IFC’s long-term investment in Africa reaches $3.6bn in fiscal 2015

17 Sep 2015
Financial Nigeria


The 2015 financing figure is a 20 percent increase over $3.0 billion committed in the previous year.

IFC Director for West and Central Africa, Vera Songwe

International Finance Corporation, a member of the World Bank Group, has announced that it committed $3.6 billion in new long-term financing and mobilizations in Sub-Saharan Africa during its 2015 fiscal year.

The 2015 financing figure is a 20 percent increase over $3.0 billion committed in the previous year.

Oumar Seydi, IFC Director for Eastern and Southern Africa, said, “IFC’s expanding investments in Africa in 2015 are a reflection of the investment opportunities and our ability to target key sectors critical for African development. IFC supports projects that help nurture entrepreneurs and small businesses and reach projects in Sub-Saharan Africa’s critical sectors, including infrastructure and agribusiness.”

Private sector projects expanding infrastructure through power, transport, and utilities received $1.1 billion in new financing from IFC this fiscal year. Four new public-private partnership mandates were signed, which will help improve healthcare in Mozambique and boost power generation in Ghana, Tanzania and the Democratic Republic of Congo. IFC provided wide-ranging advice to governments and private investors in projects across 30 countries.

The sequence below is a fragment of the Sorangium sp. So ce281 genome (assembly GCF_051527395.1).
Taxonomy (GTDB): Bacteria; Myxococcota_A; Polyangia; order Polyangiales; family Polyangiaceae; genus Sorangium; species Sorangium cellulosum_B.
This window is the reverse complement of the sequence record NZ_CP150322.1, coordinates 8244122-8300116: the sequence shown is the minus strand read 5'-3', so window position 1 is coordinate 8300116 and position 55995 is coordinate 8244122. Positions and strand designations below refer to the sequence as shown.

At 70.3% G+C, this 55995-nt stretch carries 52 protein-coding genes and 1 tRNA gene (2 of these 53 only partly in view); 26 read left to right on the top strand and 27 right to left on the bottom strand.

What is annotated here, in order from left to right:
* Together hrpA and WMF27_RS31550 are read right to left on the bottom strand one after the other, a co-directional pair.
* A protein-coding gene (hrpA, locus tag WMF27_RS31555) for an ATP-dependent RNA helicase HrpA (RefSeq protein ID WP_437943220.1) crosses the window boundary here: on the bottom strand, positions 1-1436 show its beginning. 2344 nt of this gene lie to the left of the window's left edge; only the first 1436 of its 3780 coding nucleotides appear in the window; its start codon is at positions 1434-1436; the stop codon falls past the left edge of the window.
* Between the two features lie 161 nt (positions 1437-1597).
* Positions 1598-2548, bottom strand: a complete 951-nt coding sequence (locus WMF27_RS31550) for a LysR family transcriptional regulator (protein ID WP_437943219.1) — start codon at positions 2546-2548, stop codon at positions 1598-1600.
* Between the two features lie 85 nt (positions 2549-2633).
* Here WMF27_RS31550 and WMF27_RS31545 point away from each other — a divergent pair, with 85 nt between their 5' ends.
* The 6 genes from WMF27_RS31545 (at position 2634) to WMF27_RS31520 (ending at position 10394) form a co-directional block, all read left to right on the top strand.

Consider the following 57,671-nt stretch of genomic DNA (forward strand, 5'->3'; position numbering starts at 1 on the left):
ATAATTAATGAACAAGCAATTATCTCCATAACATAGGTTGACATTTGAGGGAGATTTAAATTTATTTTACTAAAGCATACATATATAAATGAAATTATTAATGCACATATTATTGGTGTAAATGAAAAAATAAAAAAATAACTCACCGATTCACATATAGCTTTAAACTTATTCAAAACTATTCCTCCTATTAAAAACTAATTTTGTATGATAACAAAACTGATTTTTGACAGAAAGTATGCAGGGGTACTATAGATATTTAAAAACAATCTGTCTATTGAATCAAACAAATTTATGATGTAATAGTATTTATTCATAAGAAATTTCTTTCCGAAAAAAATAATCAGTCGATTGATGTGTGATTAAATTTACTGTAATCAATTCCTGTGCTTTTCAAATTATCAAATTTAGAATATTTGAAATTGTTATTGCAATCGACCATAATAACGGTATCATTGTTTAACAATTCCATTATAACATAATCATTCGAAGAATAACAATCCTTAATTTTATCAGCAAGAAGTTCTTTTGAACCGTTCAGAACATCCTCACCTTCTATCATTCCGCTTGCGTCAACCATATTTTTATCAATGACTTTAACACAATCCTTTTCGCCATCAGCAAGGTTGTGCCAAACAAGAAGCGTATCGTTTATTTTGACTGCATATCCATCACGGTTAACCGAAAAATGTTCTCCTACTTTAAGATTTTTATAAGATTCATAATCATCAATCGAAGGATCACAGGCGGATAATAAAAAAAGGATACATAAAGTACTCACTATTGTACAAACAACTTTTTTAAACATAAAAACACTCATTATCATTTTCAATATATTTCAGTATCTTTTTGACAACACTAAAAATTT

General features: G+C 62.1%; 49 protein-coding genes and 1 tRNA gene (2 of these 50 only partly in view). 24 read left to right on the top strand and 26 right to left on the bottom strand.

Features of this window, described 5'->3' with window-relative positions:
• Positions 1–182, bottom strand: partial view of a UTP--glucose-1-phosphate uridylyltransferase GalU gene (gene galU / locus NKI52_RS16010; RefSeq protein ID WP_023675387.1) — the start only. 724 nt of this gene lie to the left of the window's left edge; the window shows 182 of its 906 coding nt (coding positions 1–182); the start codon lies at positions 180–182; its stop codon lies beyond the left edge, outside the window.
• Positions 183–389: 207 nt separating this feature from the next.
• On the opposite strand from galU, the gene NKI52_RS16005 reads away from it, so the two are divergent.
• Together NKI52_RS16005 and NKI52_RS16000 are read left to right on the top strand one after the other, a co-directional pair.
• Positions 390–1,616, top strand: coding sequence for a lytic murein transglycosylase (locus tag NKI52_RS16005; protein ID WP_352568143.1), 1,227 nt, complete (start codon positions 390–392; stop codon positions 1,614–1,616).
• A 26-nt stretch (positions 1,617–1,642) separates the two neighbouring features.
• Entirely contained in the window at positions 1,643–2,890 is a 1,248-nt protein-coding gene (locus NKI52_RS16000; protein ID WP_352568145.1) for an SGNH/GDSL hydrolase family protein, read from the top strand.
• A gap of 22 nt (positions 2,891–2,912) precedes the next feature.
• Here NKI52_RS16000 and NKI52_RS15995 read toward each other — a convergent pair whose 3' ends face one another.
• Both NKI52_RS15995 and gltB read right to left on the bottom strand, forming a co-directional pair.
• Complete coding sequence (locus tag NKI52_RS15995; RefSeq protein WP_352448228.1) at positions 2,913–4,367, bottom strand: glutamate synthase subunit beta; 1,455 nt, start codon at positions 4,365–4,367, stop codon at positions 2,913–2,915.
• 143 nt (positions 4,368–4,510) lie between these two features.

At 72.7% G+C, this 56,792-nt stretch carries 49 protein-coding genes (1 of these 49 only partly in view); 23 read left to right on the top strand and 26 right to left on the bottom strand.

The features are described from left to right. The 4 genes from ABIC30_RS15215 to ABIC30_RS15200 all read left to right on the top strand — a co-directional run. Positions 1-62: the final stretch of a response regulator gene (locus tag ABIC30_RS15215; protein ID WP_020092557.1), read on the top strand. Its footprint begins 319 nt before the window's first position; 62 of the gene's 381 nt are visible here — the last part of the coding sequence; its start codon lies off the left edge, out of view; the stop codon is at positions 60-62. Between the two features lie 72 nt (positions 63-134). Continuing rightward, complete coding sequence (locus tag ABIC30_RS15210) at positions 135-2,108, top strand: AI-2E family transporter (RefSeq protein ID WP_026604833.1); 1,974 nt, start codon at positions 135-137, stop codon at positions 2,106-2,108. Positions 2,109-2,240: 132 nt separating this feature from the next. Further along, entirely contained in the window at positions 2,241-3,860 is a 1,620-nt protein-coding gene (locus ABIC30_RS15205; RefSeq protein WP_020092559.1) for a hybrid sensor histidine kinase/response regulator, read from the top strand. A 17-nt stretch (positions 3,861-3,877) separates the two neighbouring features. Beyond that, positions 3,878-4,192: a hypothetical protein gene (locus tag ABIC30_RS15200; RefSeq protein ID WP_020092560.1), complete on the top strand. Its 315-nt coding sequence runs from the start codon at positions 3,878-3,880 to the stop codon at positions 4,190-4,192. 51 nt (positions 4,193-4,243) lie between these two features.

IFC committed $246 million in Sub-Saharan Africa’s fragile and conflict affected situations, supporting projects in finance, mining, infrastructure, and smaller businesses. That included more than $80 million in new investment commitments to companies and financial institutions in Guinea, Liberia and Sierra Leone as part of a $450 million, three-year target to step up new investments that respond to Ebola and support economic recovery in countries worst-affected by the epidemic.

IFC also invested $1.2 billion, including capital mobilized from partners, in the financial sector in Africa. The Development Finance Institution’s investments in banks and financial institutions helped provide loans to entrepreneurs. IFC provided more than $500 million to encourage key industries, including agribusiness and healthcare.

Vera Songwe, IFC’s Director for West and Central Africa, said, “IFC aims to help further leverage the private sector to meet critical needs, especially access to power and other infrastructure. Our work with financial institutions is helping entrepreneurs and empowering woman-owned businesses across the continent. IFC seeks to have a strong developmental impact in the region, especially in fragile states, where private sector development is challenging but critical for growth.

IFC also released development data for the 2015 calendar year showing its activities generated power for 14 million people, connected 2.7 million new users to phone services, reached over a million farmers, delivered healthcare to one million patients, and provided loans to two million entrepreneurs in Sub-Saharan Africa.

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